There is a word that I recently read in Nicholas Naseem Taleb's The bed of Procrustes. They call it Sprezzatura. The oxford dictionary defines it as studied nonchalance. All admired athletes have this quality. They make what they do look exceedingly simple. Sachin, Laxman and Federer all possess this is in spades. They have a languid grace that belies the effort they put into their game.
This is precisely the problem with Rahul Dravid. You can see exactly how much effort he has put into his game. Every single knock he plays, the effort is palpable. He drips buckets of sweat, seldom looks to be effortless hitting the ball and he never takes it easy. His batting is graceful yes but never does it look effortless. When he plays a cover drive it is plain to see that he has practiced the same shot in the net on countless occasions.
Dravid it seems has always been destined to be the sidekick and the hero. In every single partnership he has been overshadowed by his partner at the other end. Think of match turning partnerships in test matches and Rahul Dravid has usually had a hand in them. The majestic 281 that Laxman scored had Dravid at the other end scoring 180 priceless runs, dripping sweat. He was not even remotely in the best of form but he stuck around. A vivid memory from that knock is a drive he hit through mid wicket stepping out to Shane Warne. At taunton when Saurav Ganguly plundered 181 against Sri Lanka he was the one with 145. What even fewer people remember is the fact that he was the aggressor when the innings began and Ganguly only stepped it up later on. Incidentally when Sachin scored a century against Kenya Dravid was again the sidekick.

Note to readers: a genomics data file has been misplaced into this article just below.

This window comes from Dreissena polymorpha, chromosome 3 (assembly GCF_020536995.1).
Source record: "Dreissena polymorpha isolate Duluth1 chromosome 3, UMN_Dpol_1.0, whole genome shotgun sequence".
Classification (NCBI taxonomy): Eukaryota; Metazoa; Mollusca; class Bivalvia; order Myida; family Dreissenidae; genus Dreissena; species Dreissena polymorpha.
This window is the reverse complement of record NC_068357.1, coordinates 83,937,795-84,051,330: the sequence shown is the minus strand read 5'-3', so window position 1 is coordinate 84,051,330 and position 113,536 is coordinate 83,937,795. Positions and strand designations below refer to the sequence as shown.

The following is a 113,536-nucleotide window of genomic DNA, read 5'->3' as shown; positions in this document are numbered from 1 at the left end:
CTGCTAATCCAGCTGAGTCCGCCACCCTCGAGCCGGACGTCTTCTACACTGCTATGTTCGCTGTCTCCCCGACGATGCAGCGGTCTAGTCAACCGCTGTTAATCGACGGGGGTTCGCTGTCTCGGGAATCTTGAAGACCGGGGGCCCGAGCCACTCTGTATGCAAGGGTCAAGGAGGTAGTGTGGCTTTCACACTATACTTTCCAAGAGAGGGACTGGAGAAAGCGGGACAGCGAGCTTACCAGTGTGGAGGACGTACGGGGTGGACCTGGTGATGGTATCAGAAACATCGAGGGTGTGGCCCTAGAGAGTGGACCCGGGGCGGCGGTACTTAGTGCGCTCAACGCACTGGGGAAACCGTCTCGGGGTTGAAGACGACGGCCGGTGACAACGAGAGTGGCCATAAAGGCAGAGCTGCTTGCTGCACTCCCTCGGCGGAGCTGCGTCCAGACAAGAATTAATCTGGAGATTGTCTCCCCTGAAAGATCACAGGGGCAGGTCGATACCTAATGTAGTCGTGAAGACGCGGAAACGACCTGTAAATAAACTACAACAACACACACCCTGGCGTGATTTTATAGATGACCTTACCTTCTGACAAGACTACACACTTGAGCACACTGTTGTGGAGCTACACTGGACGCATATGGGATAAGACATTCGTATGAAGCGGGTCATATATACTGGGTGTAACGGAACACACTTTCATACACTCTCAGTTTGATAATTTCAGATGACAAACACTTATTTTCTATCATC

Dravid deserves to be admired as one of the greats of the game. A recognition he seldom receives and I suppose this is because we like our geniuses born not made.